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The same antifreeze proteins that keep organisms from freezing in cold
environments also can prevent ice from melting at warmer temperatures,
according to a new Ohio University and Queen's University study
published today in the Early Edition of the journal Proceedings of
the National Academy of Sciences.
Antifreeze proteins are found in insects, fish, bacteria and other
organisms that need to survive in cold temperatures. These proteins
protect the organisms by arresting the growth of ice crystals in their
bodies. The new study not only has implications for understanding this
process in nature, but also for understanding the superheating of
crystals in technologies that use superconductor materials and
Twenty years ago, researchers proposed that antifreeze proteins can
create superheating by suppressing melting at temperatures higher than
the equilibrium melting point.
"During recrystallization, a larger ice crystal grows while a smaller
one melts. Antifreeze proteins can help control both of these
processes," explained Ido Braslavsky, an associate professor of physics
and astronomy at Ohio University who worked on the study with lead
author Yeliz Celik, a doctoral student in physics at Ohio University,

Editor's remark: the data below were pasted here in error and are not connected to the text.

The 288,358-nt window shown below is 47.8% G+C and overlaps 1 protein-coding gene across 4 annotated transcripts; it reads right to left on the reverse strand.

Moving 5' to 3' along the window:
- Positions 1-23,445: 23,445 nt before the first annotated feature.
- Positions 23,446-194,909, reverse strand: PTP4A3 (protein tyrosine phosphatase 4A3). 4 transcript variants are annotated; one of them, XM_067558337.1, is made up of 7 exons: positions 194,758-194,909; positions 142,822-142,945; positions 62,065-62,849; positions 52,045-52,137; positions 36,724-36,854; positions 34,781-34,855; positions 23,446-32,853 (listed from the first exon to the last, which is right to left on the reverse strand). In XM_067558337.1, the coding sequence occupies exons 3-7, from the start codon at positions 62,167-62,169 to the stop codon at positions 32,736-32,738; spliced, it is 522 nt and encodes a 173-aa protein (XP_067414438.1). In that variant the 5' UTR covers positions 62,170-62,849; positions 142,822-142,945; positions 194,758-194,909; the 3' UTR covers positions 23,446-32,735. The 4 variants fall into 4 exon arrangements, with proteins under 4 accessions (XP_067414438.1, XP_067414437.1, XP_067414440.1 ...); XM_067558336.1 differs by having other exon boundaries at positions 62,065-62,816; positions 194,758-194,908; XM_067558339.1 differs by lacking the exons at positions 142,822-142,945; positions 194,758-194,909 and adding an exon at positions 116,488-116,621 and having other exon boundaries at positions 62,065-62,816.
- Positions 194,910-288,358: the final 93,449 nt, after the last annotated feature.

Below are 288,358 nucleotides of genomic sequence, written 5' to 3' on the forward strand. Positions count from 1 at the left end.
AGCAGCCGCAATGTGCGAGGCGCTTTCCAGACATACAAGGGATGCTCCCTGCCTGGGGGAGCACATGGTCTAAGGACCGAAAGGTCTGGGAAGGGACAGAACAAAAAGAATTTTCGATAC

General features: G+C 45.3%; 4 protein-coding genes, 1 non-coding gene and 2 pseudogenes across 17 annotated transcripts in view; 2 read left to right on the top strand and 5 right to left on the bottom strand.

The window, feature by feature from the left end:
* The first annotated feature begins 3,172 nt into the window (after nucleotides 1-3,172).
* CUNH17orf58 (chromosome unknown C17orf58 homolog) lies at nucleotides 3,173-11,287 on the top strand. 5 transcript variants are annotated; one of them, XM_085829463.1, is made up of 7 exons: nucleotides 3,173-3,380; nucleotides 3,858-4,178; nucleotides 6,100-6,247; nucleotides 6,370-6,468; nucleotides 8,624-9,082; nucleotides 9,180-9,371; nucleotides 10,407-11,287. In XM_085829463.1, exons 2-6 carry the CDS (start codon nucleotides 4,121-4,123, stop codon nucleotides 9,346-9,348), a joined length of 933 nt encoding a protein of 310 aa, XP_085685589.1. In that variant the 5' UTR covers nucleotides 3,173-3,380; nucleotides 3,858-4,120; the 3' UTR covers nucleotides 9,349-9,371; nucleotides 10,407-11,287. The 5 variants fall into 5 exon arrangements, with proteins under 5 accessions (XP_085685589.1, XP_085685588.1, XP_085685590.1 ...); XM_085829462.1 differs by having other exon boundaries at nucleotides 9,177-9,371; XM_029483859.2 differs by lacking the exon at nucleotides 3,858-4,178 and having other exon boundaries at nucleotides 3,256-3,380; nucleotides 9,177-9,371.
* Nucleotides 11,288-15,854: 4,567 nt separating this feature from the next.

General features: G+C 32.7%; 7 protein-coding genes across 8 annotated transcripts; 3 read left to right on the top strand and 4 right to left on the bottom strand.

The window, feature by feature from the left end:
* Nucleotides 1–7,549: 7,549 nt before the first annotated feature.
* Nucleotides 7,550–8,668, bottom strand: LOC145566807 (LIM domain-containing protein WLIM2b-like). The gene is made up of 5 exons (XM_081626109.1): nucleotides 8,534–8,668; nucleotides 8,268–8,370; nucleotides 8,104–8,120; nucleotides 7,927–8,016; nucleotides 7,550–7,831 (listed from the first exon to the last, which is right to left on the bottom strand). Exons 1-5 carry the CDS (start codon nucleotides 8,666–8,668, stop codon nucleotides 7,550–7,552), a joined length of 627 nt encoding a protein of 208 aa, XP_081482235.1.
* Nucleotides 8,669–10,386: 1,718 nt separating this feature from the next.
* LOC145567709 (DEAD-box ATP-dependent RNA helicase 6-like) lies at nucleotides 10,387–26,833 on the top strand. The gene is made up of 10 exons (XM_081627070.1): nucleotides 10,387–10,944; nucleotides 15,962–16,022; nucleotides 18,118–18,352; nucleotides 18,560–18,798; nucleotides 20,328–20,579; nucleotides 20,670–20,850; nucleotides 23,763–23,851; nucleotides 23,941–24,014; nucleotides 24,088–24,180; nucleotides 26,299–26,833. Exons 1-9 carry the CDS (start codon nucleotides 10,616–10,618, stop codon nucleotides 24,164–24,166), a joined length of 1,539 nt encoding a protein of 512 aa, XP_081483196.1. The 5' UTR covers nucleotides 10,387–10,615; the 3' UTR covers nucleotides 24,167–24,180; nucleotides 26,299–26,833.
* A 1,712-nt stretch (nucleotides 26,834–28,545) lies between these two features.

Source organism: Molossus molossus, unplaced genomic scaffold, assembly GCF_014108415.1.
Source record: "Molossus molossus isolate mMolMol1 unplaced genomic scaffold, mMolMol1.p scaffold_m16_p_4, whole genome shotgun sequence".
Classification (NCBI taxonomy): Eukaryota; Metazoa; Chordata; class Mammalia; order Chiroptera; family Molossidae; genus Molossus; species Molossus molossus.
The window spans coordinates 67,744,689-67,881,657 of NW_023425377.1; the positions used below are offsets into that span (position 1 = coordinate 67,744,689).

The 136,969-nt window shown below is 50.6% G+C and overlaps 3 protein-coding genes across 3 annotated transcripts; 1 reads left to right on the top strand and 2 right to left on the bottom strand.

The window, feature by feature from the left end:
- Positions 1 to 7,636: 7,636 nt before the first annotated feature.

and Professor Peter Davies of Queen's University in Canada.
The team's study, supported by the National Science Foundation and
the Canadian Institutes for Health Research, presents the first direct
measurements of the superheating of ice crystals in antifreeze protein
solutions, Celik said.
In addition, the researchers provide the first experimental evidence
that superheated ice crystals can be stabilized above the melting point
for hours, at a maximum temperature of about .5 degree Celsius.
Superheated crystals rarely stay stable for long periods of time, and
previous studies showed that stabilization only occurs under unique
conditions, Braslavsky explained.
The researchers used two techniques in the study, fluorescence
microscopy and sensitive temperature control of a solution within a thin
cell. In order to track the position of the antifreeze protein on an
ice crystal, the researchers attached a second protein to the antifreeze
protein -- the green fluorescent protein, which glows under certain
conditions. The scientists then placed the antifreeze protein solution
in the thin cell, which allowed them to observe the fluorescence signal
from the protein while finely controlling the ice crystal's temperature.
Although the study reveals that these proteins can suppress ice
melting up to a certain point, the protein's ability to suppress ice
growth is much stronger. The hyperactive antifreeze proteins used in the
study were more capable of suppressing melting than the moderately
active ones, Braslavsky said.
These findings potentially could make the process of ice
recrystallization inhibition more efficient for applications such as
maintaining the quality of frozen foods, Braslavsky said.
"Antifreeze proteins that inhibit growth and melt are essential for
protection against freeze and thaw damages," he said. "Big crystals
(that occur in the recrystalization process) separate cell walls and
damage the integrity of the tissue."
In additional to Celik, Braslavsky and Davies, co-authors of the
study include Maya Bar of the Weizmann Institute of Science and Laurie
Graham and Yee-Foong Mok of Queen's University.
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